Márquez’s bravest pedophiliac rhapsody

J.M. Coetzee casts Gabriel García Márquez’s Memories of My Melancholy Whores as the author’s second go “at the artistically and morally unsatisfactory story of Florentino and América in Love in the Time of Cholera.” For the uninitiated, the protagonist of Cholera abruptly terminates

a liaison with a fourteen-year-old ward of his, whom he has initiated into the mysteries of sex during Sunday-afternoon trysts in his bachelor apartment (she proves a quick learner). He gives her the brushoff over a sundae in an ice cream parlor. Bewildered and in despair, the girl commits unobtrusive suicide, taking her secret with her to the grave. Florentino sheds a private tear and feels intermittent pangs of grief over her loss, but that is all.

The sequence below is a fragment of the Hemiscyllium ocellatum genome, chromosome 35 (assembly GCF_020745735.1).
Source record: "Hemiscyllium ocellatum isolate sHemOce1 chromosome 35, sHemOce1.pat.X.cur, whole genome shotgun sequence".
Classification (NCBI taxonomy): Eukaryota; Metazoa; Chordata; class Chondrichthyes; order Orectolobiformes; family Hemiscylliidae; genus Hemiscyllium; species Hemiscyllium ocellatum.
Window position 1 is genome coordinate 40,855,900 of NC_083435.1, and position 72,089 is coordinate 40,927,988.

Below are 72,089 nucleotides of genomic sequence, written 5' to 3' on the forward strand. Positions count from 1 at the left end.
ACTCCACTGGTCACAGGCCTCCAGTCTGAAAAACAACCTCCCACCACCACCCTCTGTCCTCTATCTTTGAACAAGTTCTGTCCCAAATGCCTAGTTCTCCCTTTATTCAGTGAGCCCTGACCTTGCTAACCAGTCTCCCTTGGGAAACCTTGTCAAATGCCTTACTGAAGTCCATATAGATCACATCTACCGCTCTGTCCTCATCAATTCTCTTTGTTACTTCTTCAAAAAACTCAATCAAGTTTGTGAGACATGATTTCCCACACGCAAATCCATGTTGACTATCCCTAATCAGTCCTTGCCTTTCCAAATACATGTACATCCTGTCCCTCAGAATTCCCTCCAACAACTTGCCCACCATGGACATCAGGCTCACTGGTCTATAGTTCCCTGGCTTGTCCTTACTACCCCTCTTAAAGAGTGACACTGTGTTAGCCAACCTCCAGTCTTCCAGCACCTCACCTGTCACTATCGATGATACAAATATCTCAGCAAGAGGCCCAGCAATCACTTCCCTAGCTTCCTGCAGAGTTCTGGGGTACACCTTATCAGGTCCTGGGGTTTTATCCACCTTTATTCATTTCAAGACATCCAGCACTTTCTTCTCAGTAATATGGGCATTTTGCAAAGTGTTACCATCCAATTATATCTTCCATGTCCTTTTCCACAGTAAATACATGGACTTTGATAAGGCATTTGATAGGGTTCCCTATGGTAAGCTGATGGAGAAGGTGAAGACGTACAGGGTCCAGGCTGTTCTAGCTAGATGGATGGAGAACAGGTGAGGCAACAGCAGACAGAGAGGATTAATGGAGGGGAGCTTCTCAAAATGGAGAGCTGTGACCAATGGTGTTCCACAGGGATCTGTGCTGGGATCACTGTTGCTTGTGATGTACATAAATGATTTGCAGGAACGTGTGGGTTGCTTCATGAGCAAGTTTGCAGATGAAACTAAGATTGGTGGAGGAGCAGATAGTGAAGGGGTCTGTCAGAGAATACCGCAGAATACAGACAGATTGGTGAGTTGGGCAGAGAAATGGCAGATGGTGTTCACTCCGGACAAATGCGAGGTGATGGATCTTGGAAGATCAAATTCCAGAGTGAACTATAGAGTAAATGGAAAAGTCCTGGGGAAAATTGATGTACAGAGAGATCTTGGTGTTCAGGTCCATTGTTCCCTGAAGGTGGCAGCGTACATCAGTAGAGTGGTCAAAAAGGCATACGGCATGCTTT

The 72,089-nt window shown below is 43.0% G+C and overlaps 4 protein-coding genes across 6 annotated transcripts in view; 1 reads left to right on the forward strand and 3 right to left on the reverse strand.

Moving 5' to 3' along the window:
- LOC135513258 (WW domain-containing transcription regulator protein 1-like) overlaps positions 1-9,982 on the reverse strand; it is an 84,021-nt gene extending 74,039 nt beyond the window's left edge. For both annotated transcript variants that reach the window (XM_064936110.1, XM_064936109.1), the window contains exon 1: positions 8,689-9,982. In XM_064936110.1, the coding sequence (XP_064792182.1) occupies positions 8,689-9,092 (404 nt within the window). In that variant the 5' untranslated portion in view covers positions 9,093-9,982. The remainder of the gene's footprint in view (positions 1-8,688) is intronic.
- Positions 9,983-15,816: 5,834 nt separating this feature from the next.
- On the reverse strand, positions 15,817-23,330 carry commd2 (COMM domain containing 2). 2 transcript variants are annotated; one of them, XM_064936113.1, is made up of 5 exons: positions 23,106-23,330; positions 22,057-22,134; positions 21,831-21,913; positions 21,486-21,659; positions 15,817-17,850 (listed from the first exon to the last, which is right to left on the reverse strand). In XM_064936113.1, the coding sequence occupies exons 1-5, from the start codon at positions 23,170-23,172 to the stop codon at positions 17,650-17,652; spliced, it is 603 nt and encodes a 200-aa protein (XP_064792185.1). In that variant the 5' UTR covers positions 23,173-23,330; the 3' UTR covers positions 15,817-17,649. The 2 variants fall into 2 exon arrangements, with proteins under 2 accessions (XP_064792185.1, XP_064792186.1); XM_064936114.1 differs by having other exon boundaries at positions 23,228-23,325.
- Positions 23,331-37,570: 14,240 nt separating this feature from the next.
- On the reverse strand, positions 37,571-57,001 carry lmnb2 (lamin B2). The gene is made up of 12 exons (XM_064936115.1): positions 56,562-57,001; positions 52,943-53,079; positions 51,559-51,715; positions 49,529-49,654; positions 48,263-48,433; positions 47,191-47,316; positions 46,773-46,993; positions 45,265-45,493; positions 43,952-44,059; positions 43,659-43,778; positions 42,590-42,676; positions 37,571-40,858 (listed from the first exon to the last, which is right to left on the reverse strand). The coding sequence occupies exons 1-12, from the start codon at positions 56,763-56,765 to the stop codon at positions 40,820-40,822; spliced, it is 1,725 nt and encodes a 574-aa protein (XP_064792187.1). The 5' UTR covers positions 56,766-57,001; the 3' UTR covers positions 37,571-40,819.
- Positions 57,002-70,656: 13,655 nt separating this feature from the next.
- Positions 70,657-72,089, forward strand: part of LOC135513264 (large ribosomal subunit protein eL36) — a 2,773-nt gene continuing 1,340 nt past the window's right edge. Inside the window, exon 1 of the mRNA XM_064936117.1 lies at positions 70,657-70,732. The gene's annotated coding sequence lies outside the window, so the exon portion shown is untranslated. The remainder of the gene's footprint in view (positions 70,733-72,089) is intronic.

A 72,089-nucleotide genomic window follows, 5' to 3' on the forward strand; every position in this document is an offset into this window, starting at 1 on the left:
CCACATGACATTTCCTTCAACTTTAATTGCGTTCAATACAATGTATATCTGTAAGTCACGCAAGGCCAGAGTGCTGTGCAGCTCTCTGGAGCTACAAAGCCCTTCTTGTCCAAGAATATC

Coetzee characterizes the latest novel as a “brave” — not the adjective that first suggests itself to my mind, but then I haven’t read the thing — attempt “to speak on behalf of the desire of older men for underage girls, that is, to speak on behalf of pedophilia, or at least show that pedophilia need not be a dead end for either lover or beloved.” His ultimate assessment, however, is less sanguine. He refers García Márquez to

the Merchant’s tale, the sardonic story of cross-generational marriage in Chaucer’s Canterbury Tales, and in particular … its snapshot of the couple caught in the clear dawn light after the exertions of their bridal night, the old husband sitting up in bed in his nightcap, the slack skin of his neck quivering, the young wife beside him consumed in irritation and distaste.

 

See also: Gabo’s putas, and his retirement announcement.


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